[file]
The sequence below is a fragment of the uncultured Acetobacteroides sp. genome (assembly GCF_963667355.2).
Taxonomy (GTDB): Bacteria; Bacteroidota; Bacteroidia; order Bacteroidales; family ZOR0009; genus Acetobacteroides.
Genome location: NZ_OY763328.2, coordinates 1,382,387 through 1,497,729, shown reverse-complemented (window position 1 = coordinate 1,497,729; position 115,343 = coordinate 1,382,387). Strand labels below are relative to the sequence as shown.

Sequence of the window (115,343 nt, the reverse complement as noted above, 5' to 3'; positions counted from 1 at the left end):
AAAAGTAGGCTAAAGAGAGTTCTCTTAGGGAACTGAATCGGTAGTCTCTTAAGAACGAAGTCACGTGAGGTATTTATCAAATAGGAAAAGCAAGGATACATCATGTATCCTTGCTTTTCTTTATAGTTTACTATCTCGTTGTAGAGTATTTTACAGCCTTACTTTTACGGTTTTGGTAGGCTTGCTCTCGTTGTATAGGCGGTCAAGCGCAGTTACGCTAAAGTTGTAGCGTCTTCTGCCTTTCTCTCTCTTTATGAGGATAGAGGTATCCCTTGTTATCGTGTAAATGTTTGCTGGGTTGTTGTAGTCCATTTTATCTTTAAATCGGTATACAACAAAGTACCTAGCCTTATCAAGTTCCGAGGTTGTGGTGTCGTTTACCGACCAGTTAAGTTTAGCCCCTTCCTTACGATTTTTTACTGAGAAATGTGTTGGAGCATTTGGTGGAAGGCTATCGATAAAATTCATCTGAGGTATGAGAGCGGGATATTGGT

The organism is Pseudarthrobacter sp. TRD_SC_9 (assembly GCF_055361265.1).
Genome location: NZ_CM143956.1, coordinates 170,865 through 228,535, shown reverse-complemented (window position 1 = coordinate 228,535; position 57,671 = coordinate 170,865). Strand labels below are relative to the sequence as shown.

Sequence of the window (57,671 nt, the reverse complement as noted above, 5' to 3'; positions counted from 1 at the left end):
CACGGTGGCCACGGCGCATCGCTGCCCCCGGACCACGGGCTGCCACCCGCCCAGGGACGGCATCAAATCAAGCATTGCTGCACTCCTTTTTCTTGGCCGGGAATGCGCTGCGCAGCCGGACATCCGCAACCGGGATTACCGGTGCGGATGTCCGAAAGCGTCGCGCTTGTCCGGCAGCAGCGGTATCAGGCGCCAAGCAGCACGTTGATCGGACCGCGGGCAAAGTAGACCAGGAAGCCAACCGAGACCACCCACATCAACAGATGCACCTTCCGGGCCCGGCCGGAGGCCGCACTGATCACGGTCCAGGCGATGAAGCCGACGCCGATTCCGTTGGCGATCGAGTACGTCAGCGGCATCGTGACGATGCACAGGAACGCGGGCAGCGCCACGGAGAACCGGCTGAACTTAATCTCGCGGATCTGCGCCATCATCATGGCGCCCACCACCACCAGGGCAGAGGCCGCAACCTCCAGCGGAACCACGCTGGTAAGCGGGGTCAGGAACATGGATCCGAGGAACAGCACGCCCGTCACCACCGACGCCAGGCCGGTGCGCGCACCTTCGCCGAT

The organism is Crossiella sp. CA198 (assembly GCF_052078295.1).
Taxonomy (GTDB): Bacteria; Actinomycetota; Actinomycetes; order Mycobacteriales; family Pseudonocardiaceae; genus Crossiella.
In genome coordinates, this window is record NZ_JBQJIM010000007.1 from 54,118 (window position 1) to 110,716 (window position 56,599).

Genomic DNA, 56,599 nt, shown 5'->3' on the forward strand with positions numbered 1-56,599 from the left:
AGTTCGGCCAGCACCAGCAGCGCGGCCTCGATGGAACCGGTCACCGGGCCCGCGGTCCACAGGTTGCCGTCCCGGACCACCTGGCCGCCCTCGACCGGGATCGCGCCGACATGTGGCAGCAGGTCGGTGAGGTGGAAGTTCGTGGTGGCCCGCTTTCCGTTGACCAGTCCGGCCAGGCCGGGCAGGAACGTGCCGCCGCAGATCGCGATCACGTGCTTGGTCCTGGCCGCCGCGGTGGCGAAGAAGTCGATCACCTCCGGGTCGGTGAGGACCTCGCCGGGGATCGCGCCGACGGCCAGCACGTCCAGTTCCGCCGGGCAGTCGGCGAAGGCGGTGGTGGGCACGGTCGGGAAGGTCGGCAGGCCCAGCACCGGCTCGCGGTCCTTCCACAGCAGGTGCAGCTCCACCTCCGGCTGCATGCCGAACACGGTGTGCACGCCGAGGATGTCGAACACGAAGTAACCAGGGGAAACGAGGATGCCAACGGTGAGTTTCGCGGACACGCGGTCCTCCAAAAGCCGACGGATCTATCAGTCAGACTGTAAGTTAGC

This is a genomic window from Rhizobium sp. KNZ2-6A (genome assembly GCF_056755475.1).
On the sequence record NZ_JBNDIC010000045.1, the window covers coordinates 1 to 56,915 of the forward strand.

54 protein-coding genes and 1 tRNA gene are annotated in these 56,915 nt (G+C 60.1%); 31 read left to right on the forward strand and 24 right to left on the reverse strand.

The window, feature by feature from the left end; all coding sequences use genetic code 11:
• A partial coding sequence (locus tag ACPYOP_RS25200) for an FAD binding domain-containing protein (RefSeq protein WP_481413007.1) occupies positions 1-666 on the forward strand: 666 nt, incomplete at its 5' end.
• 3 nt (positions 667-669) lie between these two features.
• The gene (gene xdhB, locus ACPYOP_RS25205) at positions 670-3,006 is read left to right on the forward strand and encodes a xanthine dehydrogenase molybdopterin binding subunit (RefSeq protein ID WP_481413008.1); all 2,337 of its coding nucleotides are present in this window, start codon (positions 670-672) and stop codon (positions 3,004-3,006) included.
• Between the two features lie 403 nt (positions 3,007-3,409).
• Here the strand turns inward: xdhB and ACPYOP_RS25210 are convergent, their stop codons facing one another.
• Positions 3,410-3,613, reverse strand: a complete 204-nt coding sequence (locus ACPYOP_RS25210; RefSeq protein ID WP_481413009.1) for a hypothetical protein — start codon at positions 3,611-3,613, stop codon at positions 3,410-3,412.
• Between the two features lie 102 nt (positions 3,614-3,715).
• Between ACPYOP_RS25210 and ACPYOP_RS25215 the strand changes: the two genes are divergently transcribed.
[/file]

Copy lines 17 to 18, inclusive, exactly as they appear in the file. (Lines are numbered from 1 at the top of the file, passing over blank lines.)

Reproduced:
54 protein-coding genes and 1 tRNA gene are annotated in these 56,915 nt (G+C 60.1%); 31 read left to right on the forward strand and 24 right to left on the reverse strand.

The window, feature by feature from the left end; all coding sequences use genetic code 11: